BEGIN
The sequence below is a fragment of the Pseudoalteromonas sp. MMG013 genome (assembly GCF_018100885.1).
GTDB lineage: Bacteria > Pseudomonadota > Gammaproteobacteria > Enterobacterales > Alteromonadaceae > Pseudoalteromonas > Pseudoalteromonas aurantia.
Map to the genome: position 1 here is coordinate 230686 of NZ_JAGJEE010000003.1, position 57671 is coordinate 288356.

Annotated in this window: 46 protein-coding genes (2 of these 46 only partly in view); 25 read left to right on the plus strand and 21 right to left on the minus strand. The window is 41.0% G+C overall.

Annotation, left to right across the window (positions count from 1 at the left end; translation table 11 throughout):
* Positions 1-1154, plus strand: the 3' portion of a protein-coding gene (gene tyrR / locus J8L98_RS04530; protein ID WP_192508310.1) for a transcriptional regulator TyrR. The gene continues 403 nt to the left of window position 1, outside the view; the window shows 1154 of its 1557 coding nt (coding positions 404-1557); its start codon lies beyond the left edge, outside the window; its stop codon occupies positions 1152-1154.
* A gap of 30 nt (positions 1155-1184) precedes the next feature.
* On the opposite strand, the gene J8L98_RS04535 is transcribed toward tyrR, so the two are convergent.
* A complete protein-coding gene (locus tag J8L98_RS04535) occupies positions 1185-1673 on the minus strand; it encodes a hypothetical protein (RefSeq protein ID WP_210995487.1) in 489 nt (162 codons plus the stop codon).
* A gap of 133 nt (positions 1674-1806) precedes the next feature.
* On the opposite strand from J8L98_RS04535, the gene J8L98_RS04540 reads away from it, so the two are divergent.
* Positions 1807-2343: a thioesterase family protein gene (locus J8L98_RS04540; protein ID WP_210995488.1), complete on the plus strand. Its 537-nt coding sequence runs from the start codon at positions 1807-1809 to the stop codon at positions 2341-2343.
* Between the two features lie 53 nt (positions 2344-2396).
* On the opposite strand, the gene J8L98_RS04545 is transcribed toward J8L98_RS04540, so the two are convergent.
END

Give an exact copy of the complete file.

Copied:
The sequence below is a fragment of the Pseudoalteromonas sp. MMG013 genome (assembly GCF_018100885.1).
GTDB lineage: Bacteria > Pseudomonadota > Gammaproteobacteria > Enterobacterales > Alteromonadaceae > Pseudoalteromonas > Pseudoalteromonas aurantia.
Map to the genome: position 1 here is coordinate 230686 of NZ_JAGJEE010000003.1, position 57671 is coordinate 288356.

Annotated in this window: 46 protein-coding genes (2 of these 46 only partly in view); 25 read left to right on the plus strand and 21 right to left on the minus strand. The window is 41.0% G+C overall.

Annotation, left to right across the window (positions count from 1 at the left end; translation table 11 throughout):
* Positions 1-1154, plus strand: the 3' portion of a protein-coding gene (gene tyrR / locus J8L98_RS04530; protein ID WP_192508310.1) for a transcriptional regulator TyrR. The gene continues 403 nt to the left of window position 1, outside the view; the window shows 1154 of its 1557 coding nt (coding positions 404-1557); its start codon lies beyond the left edge, outside the window; its stop codon occupies positions 1152-1154.
* A gap of 30 nt (positions 1155-1184) precedes the next feature.
* On the opposite strand, the gene J8L98_RS04535 is transcribed toward tyrR, so the two are convergent.
* A complete protein-coding gene (locus tag J8L98_RS04535) occupies positions 1185-1673 on the minus strand; it encodes a hypothetical protein (RefSeq protein ID WP_210995487.1) in 489 nt (162 codons plus the stop codon).
* A gap of 133 nt (positions 1674-1806) precedes the next feature.
* On the opposite strand from J8L98_RS04535, the gene J8L98_RS04540 reads away from it, so the two are divergent.
* Positions 1807-2343: a thioesterase family protein gene (locus J8L98_RS04540; protein ID WP_210995488.1), complete on the plus strand. Its 537-nt coding sequence runs from the start codon at positions 1807-1809 to the stop codon at positions 2341-2343.
* Between the two features lie 53 nt (positions 2344-2396).
* On the opposite strand, the gene J8L98_RS04545 is transcribed toward J8L98_RS04540, so the two are convergent.